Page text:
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A neurosurgeon pleaded guilty to a federal criminal charge for accepting approximately $3.3 million in bribes for performing spinal surgeries at a now-defunct Long Beach hospital whose owner later was imprisoned for committing a massive workers’ compensation system scam.

55 year old Lokesh Tantuwaya, who lives in San Diego, pleaded guilty to one count of conspiracy to commit honest services fraud and to violate the federal Anti-Kickback statute. He has been in federal custody since May 2021. He was initially free after he was ordered to hand over his passport, a million dollars and the jet.

Later it was ruled he was a flight risk and confined him to Santa Ana jail only after federal agents learned he’d purchased his own private plane and had discussed “fitting it with an extended fuel tank, just in case he needed to go far away,” according to a motion to revoke bond.

According to his plea agreement and statements at his change-of-plea hearing, from 2010 to 2013, Tantuwaya accepted money from Michael Drobot, who owned Pacific Hospital in Long Beach, in exchange for Tantuwaya performing spinal surgeries at that hospital. The bribe amount varied depending on the type of spinal surgery.

Pacific Hospital specialized in surgeries, especially spinal and orthopedic procedures. Drobot conspired with doctors, chiropractors and marketers to pay kickbacks and bribes in return for the referral of thousands of patients to Pacific Hospital for spinal surgeries and other medical services paid for primarily through the California workers’ compensation system. During its final five years, the scheme resulted in the submission of more than $500 million in medical bills for spine surgeries involving kickbacks.

Tantuwaya entered into contracts with Drobot and Drobot-owned companies. Tantuwaya admitted in his plea agreement that he knew or deliberately was ignorant that the payments were being given to him in exchange for bringing his patient surgeries to Pacific Hospital.  In furtherance of the scheme, Tantuwaya met with Drobot and Drobot’s employees. Tantuwaya further admitted to depositing bribe checks into his bank accounts.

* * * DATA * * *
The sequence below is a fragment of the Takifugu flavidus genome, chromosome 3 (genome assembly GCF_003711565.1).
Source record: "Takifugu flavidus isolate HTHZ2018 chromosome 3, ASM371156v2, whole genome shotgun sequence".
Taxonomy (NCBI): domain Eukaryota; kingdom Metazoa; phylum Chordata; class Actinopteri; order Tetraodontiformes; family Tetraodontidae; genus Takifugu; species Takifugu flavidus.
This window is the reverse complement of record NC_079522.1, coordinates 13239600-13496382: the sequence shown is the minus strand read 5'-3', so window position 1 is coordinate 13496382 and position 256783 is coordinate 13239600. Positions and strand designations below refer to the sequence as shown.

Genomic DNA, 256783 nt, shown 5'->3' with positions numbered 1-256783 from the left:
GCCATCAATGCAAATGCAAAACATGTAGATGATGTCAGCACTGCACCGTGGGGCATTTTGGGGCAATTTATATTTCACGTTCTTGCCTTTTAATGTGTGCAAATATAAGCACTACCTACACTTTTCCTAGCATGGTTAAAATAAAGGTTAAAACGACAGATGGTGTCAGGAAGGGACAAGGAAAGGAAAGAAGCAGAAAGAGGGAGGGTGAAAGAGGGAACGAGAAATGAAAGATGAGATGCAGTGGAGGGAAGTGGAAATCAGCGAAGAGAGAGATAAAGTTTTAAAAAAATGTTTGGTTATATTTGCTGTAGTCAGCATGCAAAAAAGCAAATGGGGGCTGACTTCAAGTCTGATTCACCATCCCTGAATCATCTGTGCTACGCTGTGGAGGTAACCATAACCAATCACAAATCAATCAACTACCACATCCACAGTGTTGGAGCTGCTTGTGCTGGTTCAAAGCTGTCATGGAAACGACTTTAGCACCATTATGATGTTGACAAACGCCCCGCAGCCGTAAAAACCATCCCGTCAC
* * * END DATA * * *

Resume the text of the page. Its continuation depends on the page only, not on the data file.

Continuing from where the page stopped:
Tantuwaya admitted that he knew the receipt of money in exchange for the referral of medical service was illegal and that he owed a fiduciary duty to his patients to not accept money in exchange for taking their surgeries to Pacific Hospital.

In total, Tantuwaya received approximately $3.3 million in illegal payments.

In April 2013, law enforcement searched Pacific Hospital, which was sold later that year, bringing the kickback scheme to an end. To date, 23 defendants have been convicted for participating in the kickback scheme.

Tantuwaya, was also named as a defendant in a civil federal lawsuit ( 8:13-cv-00956-AG-CW) filed by the State Compensation Insurance Fund involving a workers’ compensation fraud scheme at the Pacific Hospital of Long Beach.

The Los Angeles Times recently ran a feature story about how the California Medical Board protects negligent doctors. The Times cited at least ten California physicians, including Tantuwaya, as examples. The article pointed out that “license remains valid as he sits in jail awaiting trial.”

United States District Judge Josephine L. Staton scheduled a December 9 sentencing hearing, at which time Tantuwaya will face a statutory maximum sentence of five years in federal prison.

The FBI, IRS Criminal Investigation, United States Postal Service Office of Inspector General, and the California Department of Insurance investigated this matter. Assistant United States Attorneys Joseph T. McNally and Billy Joe McLain of the Violent and Organized Crime Section are prosecuting this case.